Environmental Biology of Fishes

, Volume 97, Issue 9, pp 1067–1081 | Cite as

Towed-float satellite telemetry tracks large-scale movement and habitat connectivity of myliobatid stingrays

  • Matthew J. AjemianEmail author
  • Sean P. Powers


Batoids are important mesopredators whose high mobility and extensive migrations can link seemingly distant food webs in coastal ecosystems. Despite this recognition, our knowledge of the movement patterns of many species is limited due to the logistical challenge of tracking these animals on multiple scales. Smart Positioning or Temperature (SPOT) satellite-linked transmitters allow for precise, multi-scale tracking of species that regularly use surface waters. To date, SPOTs have been predominantly used on sharks, with only a single application to a batoid. Given the epipelagic nature of myliobatid stingrays, we examined the potential for towed-float SPOT transmitters to monitor large-scale movements of two representative species: the Cownose Ray (Rhinoptera bonasus; n = 15) and Spotted Eagle Ray (Aetobatus narinari; n = 9). Tracking data identified several consistent outmigration patterns of Cownose Rays along the Mississippi-Alabama shelf and seasonal variation in movement rates along barrier island habitats. We also documented sex-related differences in movement rates and habitat use of Spotted Eagle Rays along the Bermuda platform, where males exhibited significantly higher movement rates than females and more transient behavior between inshore lagoons and outer coral reefs. Both Cownose and Spotted Eagle Rays were shown to exhibit connectivity among several habitat types along continental shelves in their respective locales, demonstrating future challenges to the management of these species over large spatial scales. While reductions in tag size and improved tethering techniques would undoubtedly broaden the applicability of towed-float satellite telemetry to other species and sizes, our work highlights the strong potential for this technology to provide insights into the spatial ecology and habitat use of myliobatid rays.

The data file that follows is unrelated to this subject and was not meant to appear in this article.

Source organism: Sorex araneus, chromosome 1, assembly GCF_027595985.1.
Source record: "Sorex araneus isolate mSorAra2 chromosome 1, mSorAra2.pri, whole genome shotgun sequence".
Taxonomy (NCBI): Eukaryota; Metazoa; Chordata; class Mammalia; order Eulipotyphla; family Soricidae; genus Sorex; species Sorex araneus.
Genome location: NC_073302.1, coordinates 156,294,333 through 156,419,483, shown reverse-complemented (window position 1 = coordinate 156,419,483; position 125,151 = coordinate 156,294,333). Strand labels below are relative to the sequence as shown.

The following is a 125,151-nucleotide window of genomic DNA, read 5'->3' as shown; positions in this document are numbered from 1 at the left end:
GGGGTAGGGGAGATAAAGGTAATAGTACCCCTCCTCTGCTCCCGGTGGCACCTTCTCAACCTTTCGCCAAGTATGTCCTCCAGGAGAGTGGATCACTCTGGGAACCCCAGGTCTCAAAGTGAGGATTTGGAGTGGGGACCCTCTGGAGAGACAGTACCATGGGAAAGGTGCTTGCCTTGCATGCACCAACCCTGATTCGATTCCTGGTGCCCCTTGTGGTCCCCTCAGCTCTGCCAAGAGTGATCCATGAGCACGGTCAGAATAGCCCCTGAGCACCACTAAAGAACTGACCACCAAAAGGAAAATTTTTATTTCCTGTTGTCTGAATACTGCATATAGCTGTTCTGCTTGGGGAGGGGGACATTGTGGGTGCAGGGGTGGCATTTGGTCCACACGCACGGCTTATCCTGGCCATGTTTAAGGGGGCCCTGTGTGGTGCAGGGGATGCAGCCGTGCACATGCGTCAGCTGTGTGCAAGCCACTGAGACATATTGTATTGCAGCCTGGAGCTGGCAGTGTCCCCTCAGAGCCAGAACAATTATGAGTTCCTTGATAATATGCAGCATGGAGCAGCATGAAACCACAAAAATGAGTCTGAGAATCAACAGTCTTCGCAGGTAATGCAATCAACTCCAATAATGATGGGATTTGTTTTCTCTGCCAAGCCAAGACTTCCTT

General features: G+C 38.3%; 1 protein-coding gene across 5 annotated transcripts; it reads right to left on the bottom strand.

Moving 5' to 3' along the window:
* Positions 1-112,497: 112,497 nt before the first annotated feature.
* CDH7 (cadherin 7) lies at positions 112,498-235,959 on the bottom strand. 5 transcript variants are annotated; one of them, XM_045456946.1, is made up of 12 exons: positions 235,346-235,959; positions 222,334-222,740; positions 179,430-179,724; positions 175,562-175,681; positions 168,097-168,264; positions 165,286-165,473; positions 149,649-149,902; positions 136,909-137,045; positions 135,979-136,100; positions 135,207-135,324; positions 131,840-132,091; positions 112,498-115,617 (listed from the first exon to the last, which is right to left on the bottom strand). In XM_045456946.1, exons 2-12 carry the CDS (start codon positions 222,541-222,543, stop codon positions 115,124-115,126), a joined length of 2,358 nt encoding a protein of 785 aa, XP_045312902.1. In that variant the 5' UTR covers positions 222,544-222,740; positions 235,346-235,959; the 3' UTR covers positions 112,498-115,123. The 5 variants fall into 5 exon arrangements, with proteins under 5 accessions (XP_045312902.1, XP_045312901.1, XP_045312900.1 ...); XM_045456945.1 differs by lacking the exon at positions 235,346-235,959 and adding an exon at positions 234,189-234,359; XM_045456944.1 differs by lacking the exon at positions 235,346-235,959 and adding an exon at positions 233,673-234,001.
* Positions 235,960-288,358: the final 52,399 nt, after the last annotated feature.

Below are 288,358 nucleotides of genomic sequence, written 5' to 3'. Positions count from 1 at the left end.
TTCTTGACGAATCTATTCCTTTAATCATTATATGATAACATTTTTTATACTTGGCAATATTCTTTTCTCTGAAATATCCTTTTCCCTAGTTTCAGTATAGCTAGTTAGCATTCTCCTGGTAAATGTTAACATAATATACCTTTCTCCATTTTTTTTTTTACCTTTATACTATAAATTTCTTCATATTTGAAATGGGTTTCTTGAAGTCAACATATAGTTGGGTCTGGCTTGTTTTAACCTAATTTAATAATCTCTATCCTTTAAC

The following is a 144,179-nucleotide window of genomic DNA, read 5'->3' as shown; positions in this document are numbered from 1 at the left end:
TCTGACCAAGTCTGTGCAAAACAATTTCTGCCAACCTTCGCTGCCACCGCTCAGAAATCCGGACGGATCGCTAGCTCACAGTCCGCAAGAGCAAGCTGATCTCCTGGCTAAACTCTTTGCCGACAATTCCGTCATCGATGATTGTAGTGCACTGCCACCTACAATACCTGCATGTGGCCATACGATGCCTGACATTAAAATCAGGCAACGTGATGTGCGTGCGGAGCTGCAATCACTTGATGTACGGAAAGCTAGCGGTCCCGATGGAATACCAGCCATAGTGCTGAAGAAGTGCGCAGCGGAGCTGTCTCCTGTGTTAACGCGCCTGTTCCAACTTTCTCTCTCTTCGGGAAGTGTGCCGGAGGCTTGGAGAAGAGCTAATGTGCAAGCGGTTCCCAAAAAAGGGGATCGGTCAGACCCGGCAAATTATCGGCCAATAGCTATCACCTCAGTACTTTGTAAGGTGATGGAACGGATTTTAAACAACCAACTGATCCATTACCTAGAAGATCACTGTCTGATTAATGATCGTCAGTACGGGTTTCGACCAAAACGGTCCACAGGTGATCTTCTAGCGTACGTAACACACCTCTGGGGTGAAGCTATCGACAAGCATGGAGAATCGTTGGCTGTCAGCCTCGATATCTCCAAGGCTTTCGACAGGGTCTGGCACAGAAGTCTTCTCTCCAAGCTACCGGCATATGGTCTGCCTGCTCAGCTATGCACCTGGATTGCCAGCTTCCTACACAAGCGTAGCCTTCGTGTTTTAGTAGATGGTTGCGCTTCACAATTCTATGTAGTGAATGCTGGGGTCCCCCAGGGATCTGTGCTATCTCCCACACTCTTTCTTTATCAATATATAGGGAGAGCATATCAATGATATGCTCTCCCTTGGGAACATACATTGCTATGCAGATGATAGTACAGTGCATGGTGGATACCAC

Elasmobranch Myliobatidae Satellite telemetry Cownose Ray Spotted Eagle Ray SPOT 



This study was conducted in accordance with the laws of the State of Alabama and under IACUC protocols (Permit # 05043-FSH) approved by the University of South Alabama. All Spotted Eagle Rays were collected under special permit # SP090608, issued by the Bermuda Government Department of Environmental Protection. All efforts were made to minimize animal suffering during tagging procedures. Collection of Spotted Eagle Rays would have been impossible without the field and logistical assistance of Marine Ops staff of the Bermuda Aquarium, Museum and Zoo (BAMZ; C.T. Flook and C. Bridgewater, K. Smith), members of the Fisheries Ecology Lab at the Dauphin Island Sea Lab (M. Kenworthy, K. Gregalis, C. Hightower, L.M. Showalter, C. Pabody, N. Bawden, L. Dodd, S. Chutkan, A. Brown, A. Kroetz, M. Schrandt), as well as interns and students from BZS/BAMZ (C. Grenfell, J. Rosser, D. Young, and R. Fisher). Funding for this project came from the Gulf of Mexico Research Initiative Small Grants for Exploratory Research and the Bermuda Zoological Society. We are indebted to W.T. Driggers III, C. Jones, I. MacDonald, and T.J.T. Murdoch for advice on tag placement, animal handling, and general logistical support. Save Our Seas Foundation provided financial support for this publication and others in this special issue. Special thanks go to Gregg Poulakis for his insightful comments on the manuscript, as well as the input of an additional anonymous reviewer. This is Contribution #217 of the Bermuda Biodiversity Project (BBP), Bermuda Aquarium, Natural History Museum and Zoo, Department of Conservation Services.


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Copyright information

© Springer Science+Business Media Dordrecht 2014

Authors and Affiliations

  1. 1.Department of Marine SciencesUniversity of South AlabamaMobileUnited States
  2. 2.Center for Ecosystem-based Fisheries ManagementDauphin Island Sea LabDauphin IslandUnited States
  3. 3.Harte Research Institute for Gulf of Mexico StudiesTexas A&M University – Corpus ChristiCorpus ChristiUSA

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